In this topic
- About geoprocessing messages
During execution of a tool, messages are relayed back to the geoprocessor. These messages include when the operation started, the parameter values used, the operation's progress, and warnings of problems or errors. All communication between a tool, the geoprocessor, and the user is conducted via this messaging.
Geoprocessing programs are frequently automated without user interaction. Since geoprocessing tools do not assume there is direct interaction with a user, message or other types of dialog boxes are not used during execution.
A tool message is classified as an informative message (warning or error message). A message type is indicated by its severity property, which is a numeric value. An informative message can be used to indicate any event that does not reflect a problem or error. Typical informative messages indicate a tool's progress, when a tool started or completed, output data characteristics, or tool results. A severity value of 0 is used for informative messages, since they require no action from a user or program.
Warning messages are generated when a tool has a problem during execution or when the result is not what the user expects. A user or program can take action when a warning is returned, such as canceling the tool's execution or making another parameter choice. For example, defining a coordinate system for a dataset that already has a coordinate system generates a warning. The tool still executes, but it may not create the desired result if the user did not intend to alter the existing coordinate system. A severity value of 1 is given to warning messages.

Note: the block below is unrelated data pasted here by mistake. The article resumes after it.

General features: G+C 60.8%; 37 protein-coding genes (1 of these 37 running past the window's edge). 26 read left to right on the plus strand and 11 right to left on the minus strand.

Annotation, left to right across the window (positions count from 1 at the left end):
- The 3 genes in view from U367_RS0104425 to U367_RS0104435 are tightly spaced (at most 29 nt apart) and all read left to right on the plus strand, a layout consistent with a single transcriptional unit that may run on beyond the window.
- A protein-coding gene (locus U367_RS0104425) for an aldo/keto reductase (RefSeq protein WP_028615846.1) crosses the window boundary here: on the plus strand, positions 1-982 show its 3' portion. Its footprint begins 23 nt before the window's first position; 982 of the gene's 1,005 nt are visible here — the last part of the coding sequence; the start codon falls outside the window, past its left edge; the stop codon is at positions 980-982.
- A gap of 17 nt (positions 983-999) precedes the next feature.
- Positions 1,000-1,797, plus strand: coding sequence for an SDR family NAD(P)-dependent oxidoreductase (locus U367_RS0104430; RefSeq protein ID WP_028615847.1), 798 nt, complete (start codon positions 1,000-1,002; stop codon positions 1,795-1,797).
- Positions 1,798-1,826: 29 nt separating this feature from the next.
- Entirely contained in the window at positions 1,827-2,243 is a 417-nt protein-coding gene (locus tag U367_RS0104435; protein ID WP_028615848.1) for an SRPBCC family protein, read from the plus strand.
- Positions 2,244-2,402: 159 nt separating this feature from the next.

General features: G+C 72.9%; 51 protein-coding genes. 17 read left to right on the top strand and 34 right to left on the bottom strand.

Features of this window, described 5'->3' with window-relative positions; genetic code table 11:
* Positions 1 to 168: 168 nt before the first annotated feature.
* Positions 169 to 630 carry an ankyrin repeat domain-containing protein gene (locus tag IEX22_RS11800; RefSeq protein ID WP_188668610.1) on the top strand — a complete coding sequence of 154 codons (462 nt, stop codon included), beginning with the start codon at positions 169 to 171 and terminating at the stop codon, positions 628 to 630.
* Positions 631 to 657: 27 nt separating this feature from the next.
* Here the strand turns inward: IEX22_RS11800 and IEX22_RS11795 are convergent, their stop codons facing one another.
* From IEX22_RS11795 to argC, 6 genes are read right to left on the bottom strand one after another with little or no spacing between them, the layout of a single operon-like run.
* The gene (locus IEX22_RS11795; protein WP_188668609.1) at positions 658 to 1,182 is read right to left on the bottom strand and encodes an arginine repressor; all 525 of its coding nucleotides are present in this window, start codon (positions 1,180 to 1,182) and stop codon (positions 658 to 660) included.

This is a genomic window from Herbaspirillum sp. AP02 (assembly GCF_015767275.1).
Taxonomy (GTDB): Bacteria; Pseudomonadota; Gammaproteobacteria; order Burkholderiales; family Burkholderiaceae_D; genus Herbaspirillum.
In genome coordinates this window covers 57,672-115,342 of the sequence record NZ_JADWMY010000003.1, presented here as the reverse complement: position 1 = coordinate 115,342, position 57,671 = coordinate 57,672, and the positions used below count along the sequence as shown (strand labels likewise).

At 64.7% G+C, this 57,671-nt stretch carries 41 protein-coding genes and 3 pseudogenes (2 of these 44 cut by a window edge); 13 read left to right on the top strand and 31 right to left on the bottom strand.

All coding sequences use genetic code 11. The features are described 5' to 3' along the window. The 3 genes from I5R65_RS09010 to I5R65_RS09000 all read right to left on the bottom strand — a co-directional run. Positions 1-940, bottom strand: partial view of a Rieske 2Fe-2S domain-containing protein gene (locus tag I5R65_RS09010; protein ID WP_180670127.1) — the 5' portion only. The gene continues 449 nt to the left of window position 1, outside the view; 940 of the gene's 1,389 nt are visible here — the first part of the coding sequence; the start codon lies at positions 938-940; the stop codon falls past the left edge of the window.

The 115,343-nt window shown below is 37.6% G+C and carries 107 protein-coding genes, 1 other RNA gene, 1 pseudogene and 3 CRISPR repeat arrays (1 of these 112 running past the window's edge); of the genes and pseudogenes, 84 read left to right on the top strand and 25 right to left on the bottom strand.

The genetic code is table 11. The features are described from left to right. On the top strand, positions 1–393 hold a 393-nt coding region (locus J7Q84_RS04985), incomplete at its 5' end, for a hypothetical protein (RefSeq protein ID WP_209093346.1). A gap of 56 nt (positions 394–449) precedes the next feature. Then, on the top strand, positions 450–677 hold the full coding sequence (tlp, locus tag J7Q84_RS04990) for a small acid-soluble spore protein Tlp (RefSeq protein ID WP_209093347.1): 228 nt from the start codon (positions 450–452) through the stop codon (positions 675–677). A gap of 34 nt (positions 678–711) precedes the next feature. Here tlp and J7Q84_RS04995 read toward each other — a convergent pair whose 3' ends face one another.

Error messages indicate a critical event that prevents a tool from executing. Errors are generated when one or more parameters have invalid values or when a critical execution process or routine fails. Paths to data that does not exist, an invalid keyword, or corrupted data are examples that cause an error. A severity value of 2 is given to error messages to indicate an action is required by the program or user.
Most programming languages have built-in error handling, allowing programs to logically continue execution when an error occurs. When an error message from a tool is returned to the geoprocessor, a system error is generated (can be caught by a program's error handling routine). If a program does not have an error handling routine, it fails immediately. Use error handling routines to manage errors and improve a program's usability.
Messages from the last tool the geoprocessor executed are maintained as a list of messages. A GPMessage class contains a message's text and its severity value. Using the GPMessage class, you can access the message list to retrieve, add, or clear messages.